A used tire, a jigsaw, a drill, and a few bolts. Those are the basic components of a simple new barrier to separate car traffic from bike lanes.
The design is the winner of the Build a Better Barrier Challenge, a design competition to improve the flimsy and costly bike lane barriers used in many cities. The skinny plastic poles commonly used to create a barrier between car and bike lanes often end up like roadkill, flat on the ground after being driven over—and that’s if they exist in the first place. Many cities barely have barriers between car and bike lanes, and some have no bike lanes at all. The design competition, sponsored by the shared scooter and e-bike company Spin, was intended to fill this gap by creating a cheaper and more durable version that cities can easily put in place. With the expansion of temporary road closures and the surge in cycling during COVID-19, this new barrier could be the quick solution many cities need.
The winning concept was designed by Caressa Givens and Arthur Talayko of Milwaukee. She’s a program manager at statewide bicycle organization Wisconsin Bike Fed, and he’s an industrial designer. The two met while studying at the Milwaukee Institute of Art and Design and saw the competition as a perfect combination of their interests.
Their design, called WeCLAIM, is based on a simple traffic-calming tactic Givens has used for community events with the Wisconsin Bike Fed. “I feel like I am the tire lady,” she explains in an email. “We usually bring whole tires and just stack them up. They do work out well, they just kind of look like a junk parade.”
Talayko says they wanted to build on that do-it-yourself simplicity, but with a little added refinement. “If we were going to do this from scratch, with no other involvement from anybody else, what can we actually make?”
A key principle behind the design was that it be something a company could manufacture but also something that community groups could make and repair themselves, unlike the barriers in many cities. “You see a lot of them on the street that have either been knocked over or driven over or vandalized,” Talayko says. “Usually, you have to wait for the city to do something about it. But in this approach, maybe it could be community driven and people could repair their own.”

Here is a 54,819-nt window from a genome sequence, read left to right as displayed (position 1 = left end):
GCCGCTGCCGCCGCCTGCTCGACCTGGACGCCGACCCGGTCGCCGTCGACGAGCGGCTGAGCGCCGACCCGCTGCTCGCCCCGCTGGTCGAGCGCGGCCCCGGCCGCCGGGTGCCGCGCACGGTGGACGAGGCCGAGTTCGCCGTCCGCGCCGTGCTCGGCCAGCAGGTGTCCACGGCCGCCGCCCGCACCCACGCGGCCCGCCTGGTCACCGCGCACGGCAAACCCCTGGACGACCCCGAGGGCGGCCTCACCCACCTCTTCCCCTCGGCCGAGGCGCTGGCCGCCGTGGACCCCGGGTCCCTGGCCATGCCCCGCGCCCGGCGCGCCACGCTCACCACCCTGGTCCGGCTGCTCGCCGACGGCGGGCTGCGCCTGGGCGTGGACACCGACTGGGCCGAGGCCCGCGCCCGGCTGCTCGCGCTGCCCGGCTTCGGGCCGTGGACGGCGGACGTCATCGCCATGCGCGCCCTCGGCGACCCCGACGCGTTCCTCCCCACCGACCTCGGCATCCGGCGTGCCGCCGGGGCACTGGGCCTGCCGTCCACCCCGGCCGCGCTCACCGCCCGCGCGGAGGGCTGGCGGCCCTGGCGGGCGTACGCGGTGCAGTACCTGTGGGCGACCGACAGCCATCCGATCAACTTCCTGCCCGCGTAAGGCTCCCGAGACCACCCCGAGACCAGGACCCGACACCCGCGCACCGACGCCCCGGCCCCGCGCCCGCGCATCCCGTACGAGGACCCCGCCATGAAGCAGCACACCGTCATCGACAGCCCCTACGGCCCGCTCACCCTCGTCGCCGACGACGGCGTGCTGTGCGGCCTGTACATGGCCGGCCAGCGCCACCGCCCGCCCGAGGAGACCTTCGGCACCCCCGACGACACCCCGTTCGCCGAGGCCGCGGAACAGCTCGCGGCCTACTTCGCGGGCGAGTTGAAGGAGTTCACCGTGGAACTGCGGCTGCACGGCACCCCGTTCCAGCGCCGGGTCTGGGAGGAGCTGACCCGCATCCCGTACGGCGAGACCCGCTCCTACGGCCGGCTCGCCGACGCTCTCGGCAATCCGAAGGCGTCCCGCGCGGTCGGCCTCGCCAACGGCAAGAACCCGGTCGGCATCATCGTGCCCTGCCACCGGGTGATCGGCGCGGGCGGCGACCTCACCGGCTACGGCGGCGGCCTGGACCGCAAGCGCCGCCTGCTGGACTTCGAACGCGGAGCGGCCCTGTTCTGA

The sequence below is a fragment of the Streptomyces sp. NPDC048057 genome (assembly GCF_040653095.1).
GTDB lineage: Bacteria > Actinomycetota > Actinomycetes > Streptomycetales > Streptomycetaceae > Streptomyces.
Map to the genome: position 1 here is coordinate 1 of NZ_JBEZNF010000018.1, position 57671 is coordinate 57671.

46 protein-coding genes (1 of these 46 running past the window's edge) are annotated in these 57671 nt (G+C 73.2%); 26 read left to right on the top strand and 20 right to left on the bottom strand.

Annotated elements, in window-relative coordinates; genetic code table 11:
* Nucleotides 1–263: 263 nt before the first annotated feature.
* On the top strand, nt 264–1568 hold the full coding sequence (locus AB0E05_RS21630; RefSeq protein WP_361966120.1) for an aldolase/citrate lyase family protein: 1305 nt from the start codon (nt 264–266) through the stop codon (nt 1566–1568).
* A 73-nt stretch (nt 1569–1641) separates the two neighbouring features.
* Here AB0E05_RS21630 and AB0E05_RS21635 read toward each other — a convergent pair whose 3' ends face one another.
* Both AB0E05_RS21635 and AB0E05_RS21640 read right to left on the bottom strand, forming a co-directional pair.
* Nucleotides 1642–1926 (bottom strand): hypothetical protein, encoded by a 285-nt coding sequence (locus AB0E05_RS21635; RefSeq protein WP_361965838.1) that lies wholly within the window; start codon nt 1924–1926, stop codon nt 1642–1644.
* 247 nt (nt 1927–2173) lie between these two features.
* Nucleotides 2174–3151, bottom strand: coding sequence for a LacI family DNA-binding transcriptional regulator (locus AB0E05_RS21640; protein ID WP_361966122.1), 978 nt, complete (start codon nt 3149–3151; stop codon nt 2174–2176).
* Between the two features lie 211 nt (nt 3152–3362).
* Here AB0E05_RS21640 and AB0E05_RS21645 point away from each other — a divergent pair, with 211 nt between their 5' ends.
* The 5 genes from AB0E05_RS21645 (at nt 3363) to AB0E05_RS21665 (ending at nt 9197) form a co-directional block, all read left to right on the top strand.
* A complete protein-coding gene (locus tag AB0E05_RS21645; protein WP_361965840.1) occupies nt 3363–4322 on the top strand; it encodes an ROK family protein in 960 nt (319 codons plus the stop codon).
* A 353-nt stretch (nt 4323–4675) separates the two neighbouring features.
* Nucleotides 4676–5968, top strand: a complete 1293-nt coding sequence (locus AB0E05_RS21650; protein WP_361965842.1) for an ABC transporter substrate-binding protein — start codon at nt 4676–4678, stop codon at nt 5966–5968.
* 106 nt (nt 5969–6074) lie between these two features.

They proposed three different designs: an oval-shaped planter, a rainbow-shaped bump, and a vertical post. Each requires one tire, a few bolts, and some reflective tape for added visibility.
Their material of choice is ubiquitous. In the U.S., nearly 300 million tires become scrap every year. About 80% of them are reused or reprocessed into things such as fuel or ground rubber, but many still end up in landfills where they can take hundreds of years to decompose.
Spin and its parent company, carmaker Ford, are connecting Givens and Talayko with D-Ford, its internal design firm, to produce a refined prototype of the barrier. They’re also going to help forge a partnership with a manufacturer who can explore how to produce the barrier at scale. That doesn’t mean it will be rolling out in cities across the country anytime soon, says Kay Cheng, Spin’s streets program director and city planner who notes the “nightmare” of government procurement processes. “But what it could do and has done is start to open up the dialogue of asking if there are other ways we can approach this design,” she says.
Talayko and Givens plan to make the barrier assembly instructions open source, and are hopeful that people will take their design and start making their own barriers. Givens says the project is especially pertinent in her home city. “Milwaukee, like many cities, needs opportunities to experience the benefits of a well-connected micromobility network without all of the cost,” Givens says. “For lack of a better term, I think we need to be on a warpath to back-engineer our cities so that they are people-centered like they were in the late 1800s, for example, but with 21st-century technology, and just a little less mud.”
A few old tires could be a start.
Courtesy of the fastcompany.com